The Thing (1982 film).
The Thing (1982 film).
Image: Supplied

It makes sense that seeing as how there have been too many films made since the invention of cinema for anyone to watch in a lifetime, what’s already been made is often a source for remakes for new generations by fans of the original looking to add new spice to their favourites.

In the light of next week’s release of director Guillermo Del Toro’s lavish star-studded revamp of the 1947 noir classic Nightmare Alley (available to watch on YouTube) — or if you prefer a re-adaptation of the cult novel by William Lindsay Gresham — here are three great remakes to remind you of how sometimes doing it again can result in something better and original on its own terms.

The art house essential — The Invasion of the Body Snatchers (rent or buy from Apple TV+)

Phillip Kaufman’s remake of Don Siegel’s 1956 classic Cold War McCarthy era horror critique, breathes new life into the tale of a town inhabited by alien pods and the few people sane enough to see what’s happening around them but powerless to stop the madness.

That’s because Kaufman, building on Siegel’s own clever use of the horror genre as a means of slyly tackling broader issues affecting the real world of the film’s era, brings his version out of the red scare 1950s and squarely into the paranoid conspiracy political mistrust of the post-Watergate era in 1978, and relocates the action from an isolated small town to the bustling, seemingly liberal streets of San Francisco.

Starring Donald Sutherland, it’s a suitably gritty ‘70s new wave expansion of both its cinematic source material and the original novel by Jack Finney that both films were based on.

It’s a searing dissection of the hangover of the Nixon years that also makes some uncomfortable points about the flower-power generation and their move from loving one another to looking after number one, and it also delivers solidly on its genre thrills and chills.

Between the authorities and the neighbours, the official lies and the conspiracy theories, the only thing that seems certain is that, “They’re all pods, all of them!”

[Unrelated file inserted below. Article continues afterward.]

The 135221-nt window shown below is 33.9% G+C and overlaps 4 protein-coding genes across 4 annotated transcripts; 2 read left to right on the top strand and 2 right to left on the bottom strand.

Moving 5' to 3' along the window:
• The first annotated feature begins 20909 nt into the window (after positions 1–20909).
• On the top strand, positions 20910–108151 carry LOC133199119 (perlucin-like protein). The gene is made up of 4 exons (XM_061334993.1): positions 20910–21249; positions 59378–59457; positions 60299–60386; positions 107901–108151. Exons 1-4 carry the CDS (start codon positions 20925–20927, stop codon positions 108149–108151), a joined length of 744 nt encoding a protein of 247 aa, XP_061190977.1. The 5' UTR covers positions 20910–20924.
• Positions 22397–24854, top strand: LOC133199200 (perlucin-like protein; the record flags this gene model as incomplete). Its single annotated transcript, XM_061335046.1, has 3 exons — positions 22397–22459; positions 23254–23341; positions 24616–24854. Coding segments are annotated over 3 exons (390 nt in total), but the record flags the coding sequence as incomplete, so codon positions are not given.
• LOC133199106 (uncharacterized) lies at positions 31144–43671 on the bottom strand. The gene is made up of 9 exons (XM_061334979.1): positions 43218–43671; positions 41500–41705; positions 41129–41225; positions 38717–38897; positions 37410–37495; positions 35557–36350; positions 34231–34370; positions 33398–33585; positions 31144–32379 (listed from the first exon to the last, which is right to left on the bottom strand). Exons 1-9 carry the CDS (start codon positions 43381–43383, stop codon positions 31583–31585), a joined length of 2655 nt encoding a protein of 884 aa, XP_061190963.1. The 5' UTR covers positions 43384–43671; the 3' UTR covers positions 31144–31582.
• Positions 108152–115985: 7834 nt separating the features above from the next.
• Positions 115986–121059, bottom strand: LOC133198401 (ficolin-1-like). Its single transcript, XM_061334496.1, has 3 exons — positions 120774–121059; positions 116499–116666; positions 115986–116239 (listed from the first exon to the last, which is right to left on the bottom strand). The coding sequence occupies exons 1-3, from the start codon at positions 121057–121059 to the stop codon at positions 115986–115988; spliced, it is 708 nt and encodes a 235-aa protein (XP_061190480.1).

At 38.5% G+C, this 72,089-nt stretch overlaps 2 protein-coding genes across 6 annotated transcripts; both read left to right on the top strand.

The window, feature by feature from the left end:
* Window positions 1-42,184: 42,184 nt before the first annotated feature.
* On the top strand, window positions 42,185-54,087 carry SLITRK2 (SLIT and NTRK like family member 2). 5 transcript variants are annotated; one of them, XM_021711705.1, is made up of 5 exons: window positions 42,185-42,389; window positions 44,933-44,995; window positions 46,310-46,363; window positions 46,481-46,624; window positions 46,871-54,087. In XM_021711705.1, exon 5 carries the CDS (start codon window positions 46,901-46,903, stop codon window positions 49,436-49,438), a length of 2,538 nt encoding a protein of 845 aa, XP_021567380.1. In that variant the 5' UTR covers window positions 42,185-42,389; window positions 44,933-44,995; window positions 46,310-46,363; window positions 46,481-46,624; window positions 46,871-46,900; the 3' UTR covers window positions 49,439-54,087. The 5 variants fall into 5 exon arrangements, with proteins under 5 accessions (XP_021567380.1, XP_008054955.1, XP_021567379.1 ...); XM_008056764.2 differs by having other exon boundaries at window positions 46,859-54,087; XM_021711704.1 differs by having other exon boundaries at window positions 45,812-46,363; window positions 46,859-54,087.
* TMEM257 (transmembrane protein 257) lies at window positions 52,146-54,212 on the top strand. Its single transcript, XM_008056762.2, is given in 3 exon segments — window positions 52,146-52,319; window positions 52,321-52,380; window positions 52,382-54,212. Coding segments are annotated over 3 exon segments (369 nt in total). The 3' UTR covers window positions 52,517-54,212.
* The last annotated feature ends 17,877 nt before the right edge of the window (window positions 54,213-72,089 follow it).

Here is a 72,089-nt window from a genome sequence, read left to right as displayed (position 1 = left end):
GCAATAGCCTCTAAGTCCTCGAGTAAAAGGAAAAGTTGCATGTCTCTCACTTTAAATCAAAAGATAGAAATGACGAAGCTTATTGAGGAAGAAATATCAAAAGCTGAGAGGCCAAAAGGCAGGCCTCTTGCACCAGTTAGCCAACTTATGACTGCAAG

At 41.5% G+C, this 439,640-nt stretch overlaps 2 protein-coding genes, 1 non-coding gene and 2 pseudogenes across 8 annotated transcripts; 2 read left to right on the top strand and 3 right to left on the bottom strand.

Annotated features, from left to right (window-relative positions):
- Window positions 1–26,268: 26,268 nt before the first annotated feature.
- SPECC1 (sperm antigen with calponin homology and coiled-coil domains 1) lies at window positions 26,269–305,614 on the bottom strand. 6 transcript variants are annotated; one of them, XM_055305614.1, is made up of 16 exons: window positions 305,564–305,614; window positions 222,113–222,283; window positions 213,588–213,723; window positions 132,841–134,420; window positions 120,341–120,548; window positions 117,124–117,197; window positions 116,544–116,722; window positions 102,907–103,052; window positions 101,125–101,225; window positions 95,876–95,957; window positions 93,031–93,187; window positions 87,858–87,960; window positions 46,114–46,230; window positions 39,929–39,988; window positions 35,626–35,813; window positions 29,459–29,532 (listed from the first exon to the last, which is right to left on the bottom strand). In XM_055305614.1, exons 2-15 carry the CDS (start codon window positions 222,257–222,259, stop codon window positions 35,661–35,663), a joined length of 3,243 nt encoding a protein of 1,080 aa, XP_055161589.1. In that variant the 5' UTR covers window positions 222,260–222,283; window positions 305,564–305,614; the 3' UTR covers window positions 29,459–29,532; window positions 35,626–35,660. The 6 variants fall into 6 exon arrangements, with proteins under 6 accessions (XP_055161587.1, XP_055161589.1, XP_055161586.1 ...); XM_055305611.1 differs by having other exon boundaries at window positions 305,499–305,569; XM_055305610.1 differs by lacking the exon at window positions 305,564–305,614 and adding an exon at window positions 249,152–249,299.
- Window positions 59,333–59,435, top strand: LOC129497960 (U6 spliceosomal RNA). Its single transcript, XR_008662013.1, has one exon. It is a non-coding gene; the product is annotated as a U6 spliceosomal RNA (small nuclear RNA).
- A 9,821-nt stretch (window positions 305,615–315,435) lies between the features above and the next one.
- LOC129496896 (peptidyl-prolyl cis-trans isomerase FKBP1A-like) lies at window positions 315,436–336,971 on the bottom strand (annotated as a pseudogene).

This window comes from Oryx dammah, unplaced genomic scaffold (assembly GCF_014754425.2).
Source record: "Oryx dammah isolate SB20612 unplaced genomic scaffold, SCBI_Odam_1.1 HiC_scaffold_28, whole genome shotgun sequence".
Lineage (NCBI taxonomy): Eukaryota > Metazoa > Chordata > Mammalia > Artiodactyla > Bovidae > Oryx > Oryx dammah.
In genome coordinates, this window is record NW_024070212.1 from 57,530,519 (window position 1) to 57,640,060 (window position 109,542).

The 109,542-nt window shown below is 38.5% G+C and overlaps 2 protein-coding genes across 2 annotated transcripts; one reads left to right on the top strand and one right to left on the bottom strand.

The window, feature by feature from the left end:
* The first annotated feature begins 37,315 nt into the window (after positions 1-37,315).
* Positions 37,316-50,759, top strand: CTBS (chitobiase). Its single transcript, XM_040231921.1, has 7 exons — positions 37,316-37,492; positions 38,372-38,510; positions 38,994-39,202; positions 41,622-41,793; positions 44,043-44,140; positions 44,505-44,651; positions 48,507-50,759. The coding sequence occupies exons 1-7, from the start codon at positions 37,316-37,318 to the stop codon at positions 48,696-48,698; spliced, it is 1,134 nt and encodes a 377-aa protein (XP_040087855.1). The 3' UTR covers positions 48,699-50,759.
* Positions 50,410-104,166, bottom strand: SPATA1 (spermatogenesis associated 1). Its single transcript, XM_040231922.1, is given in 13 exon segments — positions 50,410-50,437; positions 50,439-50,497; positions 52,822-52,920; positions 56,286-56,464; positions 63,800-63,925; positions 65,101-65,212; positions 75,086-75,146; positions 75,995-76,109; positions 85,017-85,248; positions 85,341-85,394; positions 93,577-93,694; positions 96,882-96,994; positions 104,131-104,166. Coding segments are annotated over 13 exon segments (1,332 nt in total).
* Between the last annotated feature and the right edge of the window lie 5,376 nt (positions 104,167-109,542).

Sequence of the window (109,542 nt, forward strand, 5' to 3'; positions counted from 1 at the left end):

The stone-cold classic — The Man Who Knew Too Much (Rent or buy from Apple TV+)

Master of suspense Alfred Hitchcock first made a version of his thriller about an ordinary family whose lives are upended when they witness the murder of a spy and have their child kidnapped for their troubles, during his British period in 1934.

Then in 1956, at the height of his Hollywood powers, Hitch went back to the story, spruced it up with glossy Technicolor, big-screen production power and cast his favourite lead, Jimmy Stewart, opposite singing blonde all-American Doris Day, to create a new more lavish and taut version, that focused on the breakdown of wholesome 1950s nuclear family values to create a very different but equally entertaining and arguably more provocative film.

It may not rank among the top-tier of Hitch’s prolific output but its international locations and suitably confused performance by Stewart make it a seminal film in the evolution of a genre that’s now ubiquitous, from Mission Impossible to James Bond and the Bourne Identity.

The set-pieces are masterfully choreographed, the music is excellently employed as a device for the delivery of suspense and it’s all ultimately a rollicking enjoyable piece of espionage hijinks that still stands the test of time.

The diamond in the rough — The Thing (Rent or buy from Apple TV+)

Horror master John Carpenter’s 1982 remake of the 1951 classic The Thing from Another World is really an alternative, creepier and more of its time reinterpretation of the John W Campbell story Who Goes There?, on which both are based.

Carpenter’s version is set among the isolated, freezing cold and increasingly frustrated members of an Antarctic research team who are terrorised by a hideous and hungry shape-changing alien.

Ratcheting up the tension with his trademark creepy atmosphere and genius for implying things rather than showing everything, Carpenter creates almost unbearable levels of terror that when they finally explode, thankfully do so with still excellent visual effects standards care of the legendary Rob Bottin, and leave you shook and screaming bloody murder.

The paranoia, fear and isolation that the members of the team experience trapped in the icy grip of the unforgiving environment of the end of the earth, together with Carpenter’s expert control and suitably composed score, all add up to creating a film that grips you firmly and never lets go until it reaches its horrific and emotionally exhausting conclusion.

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